The study was published in the peer-reviewed science journal Appetite.
The media coverage was generally factually accurate but it was not balanced. Most reporting took the study findings at face value and did not report them critically or discuss any of the limitations inherent in the research.
What kind of research was this?
This was laboratory research using humans aiming to see if giving someone a visual task could reduce their cravings for food or drink, caffeine or nicotine.
The authors report that a theory called elaboration intrusion theory states that imagery is important to cravings. For example, people craving caffeine have reported that they suddenly start vividly imaging the taste and smell of fresh coffee and then these mental images come to dominate their thinking. A sentiment Shakespeare delicately outlined with, “The imaginary relish is so sweet, that it enchants my sense.”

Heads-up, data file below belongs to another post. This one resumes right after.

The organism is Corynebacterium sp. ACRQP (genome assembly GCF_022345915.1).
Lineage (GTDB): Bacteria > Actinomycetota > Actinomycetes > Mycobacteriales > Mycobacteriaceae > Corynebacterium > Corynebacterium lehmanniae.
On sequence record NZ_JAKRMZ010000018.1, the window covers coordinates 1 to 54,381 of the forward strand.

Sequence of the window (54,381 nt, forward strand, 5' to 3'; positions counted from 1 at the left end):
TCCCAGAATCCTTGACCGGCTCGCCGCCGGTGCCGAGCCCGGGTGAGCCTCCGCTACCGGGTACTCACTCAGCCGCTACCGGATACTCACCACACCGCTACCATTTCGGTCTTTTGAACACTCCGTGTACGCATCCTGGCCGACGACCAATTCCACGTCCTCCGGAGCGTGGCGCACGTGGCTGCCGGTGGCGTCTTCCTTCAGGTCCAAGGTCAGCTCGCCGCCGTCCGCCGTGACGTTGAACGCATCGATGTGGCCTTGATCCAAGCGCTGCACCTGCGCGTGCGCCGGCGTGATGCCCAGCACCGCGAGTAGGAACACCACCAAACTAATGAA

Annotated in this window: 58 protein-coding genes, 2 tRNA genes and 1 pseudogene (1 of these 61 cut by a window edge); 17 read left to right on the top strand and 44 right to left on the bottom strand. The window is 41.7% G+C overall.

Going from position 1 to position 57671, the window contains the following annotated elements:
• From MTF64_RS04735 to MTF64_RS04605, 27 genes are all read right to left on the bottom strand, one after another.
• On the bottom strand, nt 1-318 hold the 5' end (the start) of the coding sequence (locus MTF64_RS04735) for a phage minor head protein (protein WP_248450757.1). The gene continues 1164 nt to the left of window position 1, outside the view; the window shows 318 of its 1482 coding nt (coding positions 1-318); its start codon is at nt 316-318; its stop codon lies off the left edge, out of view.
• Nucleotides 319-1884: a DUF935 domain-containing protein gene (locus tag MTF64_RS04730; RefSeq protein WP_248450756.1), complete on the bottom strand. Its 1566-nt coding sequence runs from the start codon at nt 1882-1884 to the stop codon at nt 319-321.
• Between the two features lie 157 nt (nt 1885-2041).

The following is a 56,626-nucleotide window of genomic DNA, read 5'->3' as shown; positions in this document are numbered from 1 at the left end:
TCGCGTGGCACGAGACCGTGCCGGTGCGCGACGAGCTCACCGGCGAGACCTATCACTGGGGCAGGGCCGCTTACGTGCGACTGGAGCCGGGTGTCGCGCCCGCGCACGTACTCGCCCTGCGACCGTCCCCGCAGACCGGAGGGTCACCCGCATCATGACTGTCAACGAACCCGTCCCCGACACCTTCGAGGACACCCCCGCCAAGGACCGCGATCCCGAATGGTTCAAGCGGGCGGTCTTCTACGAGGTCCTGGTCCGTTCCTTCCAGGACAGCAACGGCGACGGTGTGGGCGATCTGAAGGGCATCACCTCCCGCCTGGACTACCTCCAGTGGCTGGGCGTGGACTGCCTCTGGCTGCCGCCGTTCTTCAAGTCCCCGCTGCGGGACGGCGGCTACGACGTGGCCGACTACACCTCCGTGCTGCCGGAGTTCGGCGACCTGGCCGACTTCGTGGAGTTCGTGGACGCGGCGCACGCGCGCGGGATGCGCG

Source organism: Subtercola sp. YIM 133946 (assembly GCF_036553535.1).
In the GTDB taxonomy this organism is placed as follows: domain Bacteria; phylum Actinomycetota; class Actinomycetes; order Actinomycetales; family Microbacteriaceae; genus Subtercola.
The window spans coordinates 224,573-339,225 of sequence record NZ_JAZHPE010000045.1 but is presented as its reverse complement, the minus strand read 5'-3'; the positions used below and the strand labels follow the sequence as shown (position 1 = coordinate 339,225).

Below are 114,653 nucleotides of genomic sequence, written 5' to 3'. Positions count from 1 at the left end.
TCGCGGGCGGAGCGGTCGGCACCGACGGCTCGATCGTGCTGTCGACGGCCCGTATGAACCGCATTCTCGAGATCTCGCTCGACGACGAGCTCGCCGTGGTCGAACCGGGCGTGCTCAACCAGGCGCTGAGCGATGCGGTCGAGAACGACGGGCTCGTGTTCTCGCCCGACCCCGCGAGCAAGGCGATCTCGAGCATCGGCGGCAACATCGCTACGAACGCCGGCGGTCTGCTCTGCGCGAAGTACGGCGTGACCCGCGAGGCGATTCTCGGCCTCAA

They mention people can visualise what they crave and imagine the reward and satisfaction that giving into the craving might bring. The idea behind the research was that a task that interrupts this mental craving and imagery cycle might reduce the craving.
What did the research involve?
The study took 80 adults who reported craving food or drink (58), caffeine (10), or nicotine (12) and measured their cravings using a single scale from 1 (not craving at all) to 100 (craving something very much). Cravings were assessed before and after they completed one of two randomly assigned tasks so see if one of the tasks reduced their cravings in any way.
It was not clear whether the drink element of the cravings was referring specifically to alcoholic drinks.